Kim Adelstein, Director of Catering Sales | Zack Bruell Events | Cleveland
What is the most important thing to get right?
It’s getting the child’s theme through. It’s about making sure that theme is portrayed through the food. It’s not only about the ambiance and décor, it’s about how you tie the food in with the theme. If you were to do a black tie or elegant bar mitzvah, you’re not going to be serving French fries and burgers. You want to take it up a notch. But for a rainbow theme, you’d find a way to tie in a green shamrock shake as a dessert or find a way to color cheese for grilled cheese.
How does the food impact the party?
It plays a huge role. If you think about it, everyone loves food. You have one chance to get the food right. Most people will give food a second chance at a restaurant, but it’s not like that at a mitzvah. If you don’t know the vision of the child and the parents and then find that happy medium, you could blow the whole event for everyone.
How can catering be used in unique ways?
You can do an ice cream sundae bar, or if it’s a movie theme, you can have popcorn machines, a fountain and/or giant boxes of candy. It’s a matter of tying it all together so it’s not a clash of themes, food and people. You want to please and match everyone. It all overlaps. It’s the theme, the vision, the parent’s expectations and getting creative with everything.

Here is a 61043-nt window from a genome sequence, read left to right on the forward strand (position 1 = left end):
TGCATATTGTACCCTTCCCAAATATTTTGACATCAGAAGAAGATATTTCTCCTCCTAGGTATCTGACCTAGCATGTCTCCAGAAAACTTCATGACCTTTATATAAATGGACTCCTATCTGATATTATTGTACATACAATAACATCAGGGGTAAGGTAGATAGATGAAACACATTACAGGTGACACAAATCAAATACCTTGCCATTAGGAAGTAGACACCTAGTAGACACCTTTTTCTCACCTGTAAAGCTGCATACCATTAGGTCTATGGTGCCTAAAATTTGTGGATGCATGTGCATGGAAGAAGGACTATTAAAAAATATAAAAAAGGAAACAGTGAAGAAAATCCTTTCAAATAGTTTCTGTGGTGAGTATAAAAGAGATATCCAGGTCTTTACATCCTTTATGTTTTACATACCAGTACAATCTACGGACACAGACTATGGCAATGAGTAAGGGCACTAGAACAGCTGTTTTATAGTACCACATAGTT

What is often overlooked?
For us, we go above and beyond with the food but also the service and rentals — tying that all in together. At our events, we serve the same as we do at all of our fine dining restaurants. Sometimes, people don’t think about the quality of the service when they are throwing a party. It’s tying all of that together and making sure everyone is on the same page quality-wise. This applies in the other aspects of the party and not just the catering.
What trends are you seeing?
No two events are the same, and it’s getting more and more creative. With social media influences, because of that, people are getting creative with what they want. I’ve done mitzvahs for years and the exact vision that families have has changed. Before, it was more general ideas and themes, but now clients are coming in with pictures and specifics for exactly what they want to achieve.
When should parents start planning?
Because there are so many components of planning an event this large, you start immediately. If it was a wedding, you’d get engaged and realistically start the planning right away. With a mitzvah, you know this will happen at a certain age and that age doesn’t change. So, the sweet spot would be from six to eight months in advance. But truly, the sooner the better. BM